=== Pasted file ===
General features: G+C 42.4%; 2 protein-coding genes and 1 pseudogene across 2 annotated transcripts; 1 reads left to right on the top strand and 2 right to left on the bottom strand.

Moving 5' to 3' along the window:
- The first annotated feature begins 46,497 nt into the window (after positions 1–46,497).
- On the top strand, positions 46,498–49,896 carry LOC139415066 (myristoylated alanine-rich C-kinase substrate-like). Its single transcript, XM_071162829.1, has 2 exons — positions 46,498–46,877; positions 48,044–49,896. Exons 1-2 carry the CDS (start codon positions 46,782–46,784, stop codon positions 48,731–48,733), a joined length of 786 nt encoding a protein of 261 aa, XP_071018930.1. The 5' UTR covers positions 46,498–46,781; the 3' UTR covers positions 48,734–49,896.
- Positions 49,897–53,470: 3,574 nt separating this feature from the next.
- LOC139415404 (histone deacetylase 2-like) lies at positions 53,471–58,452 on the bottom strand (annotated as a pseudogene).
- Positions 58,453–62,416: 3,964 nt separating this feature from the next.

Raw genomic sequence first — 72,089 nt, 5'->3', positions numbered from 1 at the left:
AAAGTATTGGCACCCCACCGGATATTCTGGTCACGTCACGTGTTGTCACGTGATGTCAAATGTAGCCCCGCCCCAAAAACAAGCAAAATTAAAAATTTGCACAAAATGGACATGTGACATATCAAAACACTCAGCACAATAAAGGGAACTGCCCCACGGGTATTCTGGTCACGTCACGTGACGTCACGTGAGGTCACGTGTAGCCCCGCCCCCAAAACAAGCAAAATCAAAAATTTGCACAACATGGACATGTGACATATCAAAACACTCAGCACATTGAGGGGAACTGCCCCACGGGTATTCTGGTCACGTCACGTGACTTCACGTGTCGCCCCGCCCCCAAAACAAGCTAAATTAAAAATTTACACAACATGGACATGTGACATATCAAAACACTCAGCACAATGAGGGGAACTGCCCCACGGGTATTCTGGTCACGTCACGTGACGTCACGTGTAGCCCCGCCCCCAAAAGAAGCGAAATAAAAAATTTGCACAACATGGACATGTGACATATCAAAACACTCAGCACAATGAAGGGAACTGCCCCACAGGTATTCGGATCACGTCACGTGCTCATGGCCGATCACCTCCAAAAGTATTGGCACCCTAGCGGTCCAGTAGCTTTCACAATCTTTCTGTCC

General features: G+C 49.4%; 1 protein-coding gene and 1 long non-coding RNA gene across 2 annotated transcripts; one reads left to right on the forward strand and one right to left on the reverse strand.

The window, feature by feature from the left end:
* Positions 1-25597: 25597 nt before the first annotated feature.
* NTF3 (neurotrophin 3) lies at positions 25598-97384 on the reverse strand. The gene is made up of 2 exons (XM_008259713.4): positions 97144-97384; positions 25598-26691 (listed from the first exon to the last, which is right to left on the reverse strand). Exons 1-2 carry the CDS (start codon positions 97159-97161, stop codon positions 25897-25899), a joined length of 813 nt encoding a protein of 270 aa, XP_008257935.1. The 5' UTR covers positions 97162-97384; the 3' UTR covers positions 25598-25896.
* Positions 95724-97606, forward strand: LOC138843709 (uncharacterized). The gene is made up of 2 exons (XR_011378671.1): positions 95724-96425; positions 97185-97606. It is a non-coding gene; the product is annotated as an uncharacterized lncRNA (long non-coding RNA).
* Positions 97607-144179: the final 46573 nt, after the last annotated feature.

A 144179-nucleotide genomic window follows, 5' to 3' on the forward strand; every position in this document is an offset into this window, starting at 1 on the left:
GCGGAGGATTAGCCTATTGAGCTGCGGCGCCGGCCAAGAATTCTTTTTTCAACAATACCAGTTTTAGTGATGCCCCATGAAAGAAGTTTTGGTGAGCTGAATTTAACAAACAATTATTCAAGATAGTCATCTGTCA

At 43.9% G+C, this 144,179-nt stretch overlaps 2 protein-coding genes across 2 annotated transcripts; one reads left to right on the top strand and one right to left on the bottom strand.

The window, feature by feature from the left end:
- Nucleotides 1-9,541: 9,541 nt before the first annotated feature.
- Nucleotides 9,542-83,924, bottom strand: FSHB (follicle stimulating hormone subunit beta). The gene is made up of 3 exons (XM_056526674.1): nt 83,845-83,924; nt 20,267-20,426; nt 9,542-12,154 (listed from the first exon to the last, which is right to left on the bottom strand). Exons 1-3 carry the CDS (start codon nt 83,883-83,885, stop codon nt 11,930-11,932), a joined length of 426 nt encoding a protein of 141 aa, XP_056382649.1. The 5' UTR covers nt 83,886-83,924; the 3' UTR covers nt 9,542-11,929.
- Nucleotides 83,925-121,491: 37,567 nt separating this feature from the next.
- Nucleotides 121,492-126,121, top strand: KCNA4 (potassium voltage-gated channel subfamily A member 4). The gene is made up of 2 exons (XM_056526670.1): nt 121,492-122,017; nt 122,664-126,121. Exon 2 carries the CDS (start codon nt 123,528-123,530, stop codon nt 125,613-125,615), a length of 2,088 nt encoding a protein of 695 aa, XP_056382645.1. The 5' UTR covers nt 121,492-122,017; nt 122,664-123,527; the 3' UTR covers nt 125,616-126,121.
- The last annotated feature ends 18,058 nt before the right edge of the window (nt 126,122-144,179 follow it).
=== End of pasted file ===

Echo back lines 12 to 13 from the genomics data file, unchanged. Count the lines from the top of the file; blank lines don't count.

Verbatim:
* Positions 1-25597: 25597 nt before the first annotated feature.
* NTF3 (neurotrophin 3) lies at positions 25598-97384 on the reverse strand. The gene is made up of 2 exons (XM_008259713.4): positions 97144-97384; positions 25598-26691 (listed from the first exon to the last, which is right to left on the reverse strand). Exons 1-2 carry the CDS (start codon positions 97159-97161, stop codon positions 25897-25899), a joined length of 813 nt encoding a protein of 270 aa, XP_008257935.1. The 5' UTR covers positions 97162-97384; the 3' UTR covers positions 25598-25896.